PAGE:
Nicola Dooris, South East Highway Community Safety Officer, said: “Unfortunately, during the lockdown we saw an increase in the number of young people having fun on the railroad.

“On this section of track, trains often run at 85 mph, and at this speed, unlike cars, trains can take hundreds of meters to stop – a fact that many young people don’t realize.

“Using CCTV like this, I am often able to locate and talk to young people, and I would much rather do that than help our staff deal with the consequences of killing young people.”

How to use a railway crossing safely

Network Rail has already produced a to guide on the safe use of a level crossing.

  • Focus – it’s easy to get distracted, especially by phones, music, and chatting.
  • Stop, watch and listen.
  • Follow the signs and instructions.
  • Check both directions before crossing – if a train is coming, do not cross. Understand warnings (lights, barriers, alarms).
  • Visit the pedestrian crossings to learn more.
  • Cross quickly, keeping children close and dogs on a leash.

In April, two women were pictured walking along a live railway track with a buggy and a child in tow.

The biting photograph captured the seemingly oblivious women and child as they took a shortcut along the Keighley and Worth Valley Railway (KWVR) in West Yorkshire, which was famous in the 1970 film version of The Story of ‘Edith Nesbit, The Railway Children.

But these women aren’t the first to break the rules and risk their lives playing live train tracks.

In October last year, Network Rail published a photograph of a newlywed taking a photoshoot on a railroad track to alert to a new craze for crossing photos.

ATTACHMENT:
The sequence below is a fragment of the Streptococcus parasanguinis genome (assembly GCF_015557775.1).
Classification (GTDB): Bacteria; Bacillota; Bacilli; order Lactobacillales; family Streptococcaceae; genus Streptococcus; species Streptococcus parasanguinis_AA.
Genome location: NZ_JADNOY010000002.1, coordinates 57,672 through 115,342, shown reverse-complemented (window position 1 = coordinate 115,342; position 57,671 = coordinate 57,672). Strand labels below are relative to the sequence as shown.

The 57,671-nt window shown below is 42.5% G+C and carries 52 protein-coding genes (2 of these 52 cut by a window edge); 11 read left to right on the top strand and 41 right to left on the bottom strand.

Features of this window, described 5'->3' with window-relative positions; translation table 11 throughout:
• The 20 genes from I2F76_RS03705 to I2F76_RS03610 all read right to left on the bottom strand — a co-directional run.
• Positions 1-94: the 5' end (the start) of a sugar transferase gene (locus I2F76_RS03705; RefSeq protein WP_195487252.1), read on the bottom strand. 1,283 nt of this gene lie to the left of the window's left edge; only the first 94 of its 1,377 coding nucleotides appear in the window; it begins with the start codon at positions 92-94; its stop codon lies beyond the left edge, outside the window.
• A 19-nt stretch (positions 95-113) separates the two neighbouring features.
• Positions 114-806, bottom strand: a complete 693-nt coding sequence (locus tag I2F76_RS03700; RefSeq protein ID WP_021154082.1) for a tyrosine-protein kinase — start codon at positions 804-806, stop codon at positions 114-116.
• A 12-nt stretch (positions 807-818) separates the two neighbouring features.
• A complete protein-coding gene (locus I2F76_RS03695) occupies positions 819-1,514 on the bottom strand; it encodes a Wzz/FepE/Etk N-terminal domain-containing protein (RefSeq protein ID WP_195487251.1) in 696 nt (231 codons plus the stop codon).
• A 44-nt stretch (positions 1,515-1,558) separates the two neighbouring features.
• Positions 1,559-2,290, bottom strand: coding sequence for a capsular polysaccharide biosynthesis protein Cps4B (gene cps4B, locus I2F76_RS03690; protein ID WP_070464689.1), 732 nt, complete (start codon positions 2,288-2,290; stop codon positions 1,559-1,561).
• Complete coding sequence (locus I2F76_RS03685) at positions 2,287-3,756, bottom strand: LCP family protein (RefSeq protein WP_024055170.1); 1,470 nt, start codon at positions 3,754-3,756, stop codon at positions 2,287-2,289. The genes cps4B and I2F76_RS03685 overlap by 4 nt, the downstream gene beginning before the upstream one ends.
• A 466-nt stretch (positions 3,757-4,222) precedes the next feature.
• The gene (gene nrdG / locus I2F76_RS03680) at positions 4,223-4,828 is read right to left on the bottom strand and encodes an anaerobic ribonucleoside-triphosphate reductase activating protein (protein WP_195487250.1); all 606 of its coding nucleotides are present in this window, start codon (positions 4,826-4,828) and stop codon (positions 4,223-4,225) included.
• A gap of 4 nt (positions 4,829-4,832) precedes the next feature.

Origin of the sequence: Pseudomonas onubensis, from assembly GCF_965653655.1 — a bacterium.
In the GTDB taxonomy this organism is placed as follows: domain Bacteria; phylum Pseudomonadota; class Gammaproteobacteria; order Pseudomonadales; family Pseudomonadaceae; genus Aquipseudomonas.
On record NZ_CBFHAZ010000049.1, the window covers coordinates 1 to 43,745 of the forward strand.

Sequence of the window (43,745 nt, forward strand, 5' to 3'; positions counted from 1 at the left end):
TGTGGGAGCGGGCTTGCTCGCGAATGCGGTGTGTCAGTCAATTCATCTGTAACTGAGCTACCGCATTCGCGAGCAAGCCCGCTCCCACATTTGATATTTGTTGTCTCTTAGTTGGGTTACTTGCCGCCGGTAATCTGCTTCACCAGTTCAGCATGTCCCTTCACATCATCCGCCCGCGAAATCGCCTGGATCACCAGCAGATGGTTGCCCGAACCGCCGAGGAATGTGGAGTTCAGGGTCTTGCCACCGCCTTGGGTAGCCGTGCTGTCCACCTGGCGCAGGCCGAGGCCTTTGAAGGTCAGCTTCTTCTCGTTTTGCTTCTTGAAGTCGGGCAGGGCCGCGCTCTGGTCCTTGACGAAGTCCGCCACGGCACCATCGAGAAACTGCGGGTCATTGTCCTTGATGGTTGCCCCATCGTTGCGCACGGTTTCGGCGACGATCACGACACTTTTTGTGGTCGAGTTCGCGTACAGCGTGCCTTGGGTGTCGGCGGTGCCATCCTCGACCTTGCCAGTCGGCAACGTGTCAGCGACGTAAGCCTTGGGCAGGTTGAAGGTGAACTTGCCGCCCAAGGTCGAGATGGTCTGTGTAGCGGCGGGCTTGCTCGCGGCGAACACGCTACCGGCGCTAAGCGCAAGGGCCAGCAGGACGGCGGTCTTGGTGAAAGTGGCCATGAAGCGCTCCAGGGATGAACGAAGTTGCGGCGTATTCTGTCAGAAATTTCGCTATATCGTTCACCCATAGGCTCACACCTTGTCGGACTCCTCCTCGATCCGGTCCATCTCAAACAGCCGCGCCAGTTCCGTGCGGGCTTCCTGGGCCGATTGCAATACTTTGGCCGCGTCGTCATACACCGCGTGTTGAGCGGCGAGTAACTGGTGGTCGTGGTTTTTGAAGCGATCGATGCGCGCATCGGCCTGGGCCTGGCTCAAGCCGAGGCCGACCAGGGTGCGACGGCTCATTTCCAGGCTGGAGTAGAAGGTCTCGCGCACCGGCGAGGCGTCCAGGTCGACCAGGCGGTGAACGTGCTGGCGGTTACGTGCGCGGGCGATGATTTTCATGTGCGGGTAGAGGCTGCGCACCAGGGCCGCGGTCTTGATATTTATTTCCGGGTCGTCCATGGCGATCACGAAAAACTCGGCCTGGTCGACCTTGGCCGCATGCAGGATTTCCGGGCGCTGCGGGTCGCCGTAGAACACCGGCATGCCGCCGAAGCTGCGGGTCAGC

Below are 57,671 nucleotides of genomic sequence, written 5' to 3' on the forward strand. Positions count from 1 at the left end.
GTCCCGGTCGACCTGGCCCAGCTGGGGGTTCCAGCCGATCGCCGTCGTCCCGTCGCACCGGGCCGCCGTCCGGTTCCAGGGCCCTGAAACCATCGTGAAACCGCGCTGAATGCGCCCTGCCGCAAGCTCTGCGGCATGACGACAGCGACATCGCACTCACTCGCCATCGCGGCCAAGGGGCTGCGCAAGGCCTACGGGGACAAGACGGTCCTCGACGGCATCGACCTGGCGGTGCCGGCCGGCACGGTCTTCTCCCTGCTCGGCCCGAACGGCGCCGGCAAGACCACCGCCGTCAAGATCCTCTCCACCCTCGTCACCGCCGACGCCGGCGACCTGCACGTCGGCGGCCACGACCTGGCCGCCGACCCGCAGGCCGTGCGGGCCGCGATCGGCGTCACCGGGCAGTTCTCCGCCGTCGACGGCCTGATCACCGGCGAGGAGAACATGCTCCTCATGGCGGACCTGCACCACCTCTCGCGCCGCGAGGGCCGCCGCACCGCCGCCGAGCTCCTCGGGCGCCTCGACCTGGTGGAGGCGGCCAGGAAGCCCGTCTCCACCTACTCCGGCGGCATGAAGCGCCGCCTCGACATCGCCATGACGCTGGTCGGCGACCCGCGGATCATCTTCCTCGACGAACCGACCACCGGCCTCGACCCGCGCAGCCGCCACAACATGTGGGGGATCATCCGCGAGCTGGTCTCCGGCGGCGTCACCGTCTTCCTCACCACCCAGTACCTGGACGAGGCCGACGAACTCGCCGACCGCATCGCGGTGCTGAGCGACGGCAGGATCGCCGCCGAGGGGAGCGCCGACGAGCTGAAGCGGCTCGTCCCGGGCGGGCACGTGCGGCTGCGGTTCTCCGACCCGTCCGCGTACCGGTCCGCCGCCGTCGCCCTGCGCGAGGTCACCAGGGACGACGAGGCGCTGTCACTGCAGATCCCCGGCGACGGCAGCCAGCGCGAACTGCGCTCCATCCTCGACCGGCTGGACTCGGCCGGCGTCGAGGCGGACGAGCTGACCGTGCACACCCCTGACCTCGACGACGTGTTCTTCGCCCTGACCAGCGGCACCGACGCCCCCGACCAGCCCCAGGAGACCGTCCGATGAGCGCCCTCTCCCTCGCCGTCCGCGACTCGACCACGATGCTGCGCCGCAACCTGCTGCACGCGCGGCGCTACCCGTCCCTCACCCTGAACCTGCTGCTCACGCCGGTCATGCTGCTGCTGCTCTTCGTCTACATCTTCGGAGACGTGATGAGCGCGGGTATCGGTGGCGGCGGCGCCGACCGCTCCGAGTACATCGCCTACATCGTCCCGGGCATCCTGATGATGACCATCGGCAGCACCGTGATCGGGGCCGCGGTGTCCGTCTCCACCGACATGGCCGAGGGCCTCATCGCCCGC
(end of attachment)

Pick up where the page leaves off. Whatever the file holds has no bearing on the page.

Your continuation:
A month later, another shocking incident was recorded when video showed the moment a jogger wearing headphones was nearly wiped out by a train after crossing railroad tracks unaware the high-speed locomotive was approaching.

Earlier this year, CCTV broadcast by Network Rail again showed a woman lying on a train track to pose for photos – despite the dangers.

Dressed in a shiny jacket, the woman can be seen lying on the rails of a level crossing in East Sussex as her companion takes photos.

The waterfall at the crossing – where trains travel at up to 70 mph – was called “unbelievably stupid” by police at the time.

Network Rail said more than 5,000 incidents were recorded between June and September last year, with many cases involving people using the railways as a backdrop for photographs.

On the wider dangers of trespassing on the railroads, Inspector Bryan O’Neill previously said: “The railroad is full of hidden dangers.

“Too many times we have seen the tragic consequences of young people ignoring warnings about railroad trespassing and taking risks that have resulted in terrible injury or death, so it is essential that parents play their part. and make sure they know where their children are and what they are doing.